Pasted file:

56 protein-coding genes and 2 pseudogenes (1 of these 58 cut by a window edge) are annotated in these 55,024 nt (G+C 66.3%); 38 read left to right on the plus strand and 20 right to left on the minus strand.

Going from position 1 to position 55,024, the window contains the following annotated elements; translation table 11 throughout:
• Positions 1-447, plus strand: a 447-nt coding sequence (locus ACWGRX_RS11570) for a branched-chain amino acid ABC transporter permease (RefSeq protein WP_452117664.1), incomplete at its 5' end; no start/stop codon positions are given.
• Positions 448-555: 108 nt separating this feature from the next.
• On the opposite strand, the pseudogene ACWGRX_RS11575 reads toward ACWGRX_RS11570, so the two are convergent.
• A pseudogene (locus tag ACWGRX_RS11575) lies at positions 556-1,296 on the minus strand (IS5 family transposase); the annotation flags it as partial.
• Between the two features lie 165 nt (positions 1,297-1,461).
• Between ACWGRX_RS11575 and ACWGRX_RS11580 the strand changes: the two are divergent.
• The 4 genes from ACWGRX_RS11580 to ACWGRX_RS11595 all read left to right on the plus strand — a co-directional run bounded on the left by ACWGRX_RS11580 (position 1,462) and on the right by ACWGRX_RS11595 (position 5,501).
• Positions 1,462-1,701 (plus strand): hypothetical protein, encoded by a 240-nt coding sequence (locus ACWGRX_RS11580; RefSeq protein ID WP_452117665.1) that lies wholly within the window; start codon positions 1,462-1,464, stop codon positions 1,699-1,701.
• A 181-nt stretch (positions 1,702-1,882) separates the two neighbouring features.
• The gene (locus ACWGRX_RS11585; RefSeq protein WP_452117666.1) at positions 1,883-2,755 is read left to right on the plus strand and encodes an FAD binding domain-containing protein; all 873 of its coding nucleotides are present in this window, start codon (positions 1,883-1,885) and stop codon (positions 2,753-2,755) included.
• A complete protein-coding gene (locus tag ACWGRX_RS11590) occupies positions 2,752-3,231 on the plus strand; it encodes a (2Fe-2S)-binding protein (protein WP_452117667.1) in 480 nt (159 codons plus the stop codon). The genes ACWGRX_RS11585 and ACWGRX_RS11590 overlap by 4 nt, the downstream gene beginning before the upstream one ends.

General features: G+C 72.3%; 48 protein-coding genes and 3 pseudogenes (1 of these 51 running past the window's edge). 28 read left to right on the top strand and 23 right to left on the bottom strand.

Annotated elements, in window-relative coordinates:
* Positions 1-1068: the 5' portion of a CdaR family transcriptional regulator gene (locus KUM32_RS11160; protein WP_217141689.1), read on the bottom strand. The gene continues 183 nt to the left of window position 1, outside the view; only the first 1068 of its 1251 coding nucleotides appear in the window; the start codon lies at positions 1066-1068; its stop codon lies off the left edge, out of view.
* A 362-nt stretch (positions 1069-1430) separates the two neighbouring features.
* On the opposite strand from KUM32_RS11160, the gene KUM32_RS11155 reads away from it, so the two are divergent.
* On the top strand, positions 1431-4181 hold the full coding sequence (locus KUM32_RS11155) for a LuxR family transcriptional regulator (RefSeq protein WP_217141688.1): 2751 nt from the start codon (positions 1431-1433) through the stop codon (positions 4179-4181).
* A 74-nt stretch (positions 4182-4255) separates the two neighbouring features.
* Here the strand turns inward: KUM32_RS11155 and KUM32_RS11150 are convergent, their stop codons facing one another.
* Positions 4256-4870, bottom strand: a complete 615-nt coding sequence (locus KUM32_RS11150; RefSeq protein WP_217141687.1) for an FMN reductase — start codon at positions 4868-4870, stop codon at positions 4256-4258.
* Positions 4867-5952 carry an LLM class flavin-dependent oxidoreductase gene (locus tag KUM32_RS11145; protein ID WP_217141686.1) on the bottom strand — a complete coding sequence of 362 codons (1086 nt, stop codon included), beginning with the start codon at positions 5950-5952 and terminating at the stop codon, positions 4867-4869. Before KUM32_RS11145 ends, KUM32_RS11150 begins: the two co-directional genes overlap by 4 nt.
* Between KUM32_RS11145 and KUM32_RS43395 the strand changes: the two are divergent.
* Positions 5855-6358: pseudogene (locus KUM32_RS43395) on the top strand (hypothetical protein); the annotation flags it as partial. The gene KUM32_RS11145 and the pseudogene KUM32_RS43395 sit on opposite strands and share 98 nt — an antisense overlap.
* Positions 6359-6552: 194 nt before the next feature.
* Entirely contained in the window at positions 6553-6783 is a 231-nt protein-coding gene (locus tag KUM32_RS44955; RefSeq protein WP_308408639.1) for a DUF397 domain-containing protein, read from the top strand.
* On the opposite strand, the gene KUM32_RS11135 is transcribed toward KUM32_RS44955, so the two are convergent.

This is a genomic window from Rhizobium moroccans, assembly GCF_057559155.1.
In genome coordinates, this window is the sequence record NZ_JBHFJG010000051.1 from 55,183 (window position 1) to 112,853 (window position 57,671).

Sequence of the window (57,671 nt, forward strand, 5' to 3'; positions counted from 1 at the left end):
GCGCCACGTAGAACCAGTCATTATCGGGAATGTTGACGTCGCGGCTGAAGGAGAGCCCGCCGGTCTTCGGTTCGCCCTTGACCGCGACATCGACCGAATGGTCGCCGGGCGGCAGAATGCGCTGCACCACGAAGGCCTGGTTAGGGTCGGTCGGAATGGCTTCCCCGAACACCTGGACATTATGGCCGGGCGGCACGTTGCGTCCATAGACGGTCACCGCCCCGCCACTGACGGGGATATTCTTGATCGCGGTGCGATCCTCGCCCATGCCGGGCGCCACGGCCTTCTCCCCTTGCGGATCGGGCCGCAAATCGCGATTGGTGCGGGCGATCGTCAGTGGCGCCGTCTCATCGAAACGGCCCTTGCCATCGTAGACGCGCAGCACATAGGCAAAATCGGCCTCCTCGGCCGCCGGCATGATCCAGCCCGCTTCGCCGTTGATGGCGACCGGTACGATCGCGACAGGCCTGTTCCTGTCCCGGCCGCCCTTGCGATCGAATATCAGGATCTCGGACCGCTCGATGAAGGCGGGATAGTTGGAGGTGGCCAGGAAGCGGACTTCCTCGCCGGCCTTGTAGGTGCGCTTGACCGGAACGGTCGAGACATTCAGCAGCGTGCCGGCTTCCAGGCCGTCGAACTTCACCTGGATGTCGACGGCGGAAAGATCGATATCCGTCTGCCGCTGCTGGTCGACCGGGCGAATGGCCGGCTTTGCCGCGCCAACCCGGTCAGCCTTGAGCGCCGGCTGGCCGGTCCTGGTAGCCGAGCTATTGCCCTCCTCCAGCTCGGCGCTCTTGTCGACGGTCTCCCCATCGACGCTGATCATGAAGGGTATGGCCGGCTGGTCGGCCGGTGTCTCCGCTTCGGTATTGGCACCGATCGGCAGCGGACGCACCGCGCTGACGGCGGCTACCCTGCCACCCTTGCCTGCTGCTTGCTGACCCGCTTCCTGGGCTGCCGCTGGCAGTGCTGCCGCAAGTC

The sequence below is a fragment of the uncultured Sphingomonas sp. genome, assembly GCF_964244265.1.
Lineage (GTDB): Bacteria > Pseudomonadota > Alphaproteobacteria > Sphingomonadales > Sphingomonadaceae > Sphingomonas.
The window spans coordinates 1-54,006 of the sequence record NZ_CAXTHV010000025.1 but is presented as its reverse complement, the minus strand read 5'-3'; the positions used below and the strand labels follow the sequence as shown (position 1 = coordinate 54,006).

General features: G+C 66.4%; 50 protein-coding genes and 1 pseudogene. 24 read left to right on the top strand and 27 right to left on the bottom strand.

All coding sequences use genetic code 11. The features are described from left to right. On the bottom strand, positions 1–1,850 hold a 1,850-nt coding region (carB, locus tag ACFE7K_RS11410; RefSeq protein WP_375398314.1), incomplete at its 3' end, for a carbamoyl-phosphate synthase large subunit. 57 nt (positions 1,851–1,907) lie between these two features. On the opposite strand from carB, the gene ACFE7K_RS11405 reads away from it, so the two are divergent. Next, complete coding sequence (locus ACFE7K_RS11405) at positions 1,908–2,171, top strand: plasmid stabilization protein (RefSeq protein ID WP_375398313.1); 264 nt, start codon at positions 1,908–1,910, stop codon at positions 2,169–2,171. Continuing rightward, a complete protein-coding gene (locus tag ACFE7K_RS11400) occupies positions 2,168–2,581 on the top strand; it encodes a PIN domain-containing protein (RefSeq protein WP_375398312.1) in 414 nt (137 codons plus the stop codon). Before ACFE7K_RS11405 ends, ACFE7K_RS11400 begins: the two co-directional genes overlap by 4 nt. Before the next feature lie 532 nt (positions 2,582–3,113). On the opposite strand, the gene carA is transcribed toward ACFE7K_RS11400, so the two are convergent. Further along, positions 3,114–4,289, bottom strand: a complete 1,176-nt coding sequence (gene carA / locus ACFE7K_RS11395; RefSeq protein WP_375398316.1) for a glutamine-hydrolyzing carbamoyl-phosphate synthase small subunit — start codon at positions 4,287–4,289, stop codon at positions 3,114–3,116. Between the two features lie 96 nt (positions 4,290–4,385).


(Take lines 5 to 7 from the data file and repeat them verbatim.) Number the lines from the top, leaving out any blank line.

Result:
• On the opposite strand, the pseudogene ACWGRX_RS11575 reads toward ACWGRX_RS11570, so the two are convergent.
• A pseudogene (locus tag ACWGRX_RS11575) lies at positions 556-1,296 on the minus strand (IS5 family transposase); the annotation flags it as partial.
• Between the two features lie 165 nt (positions 1,297-1,461).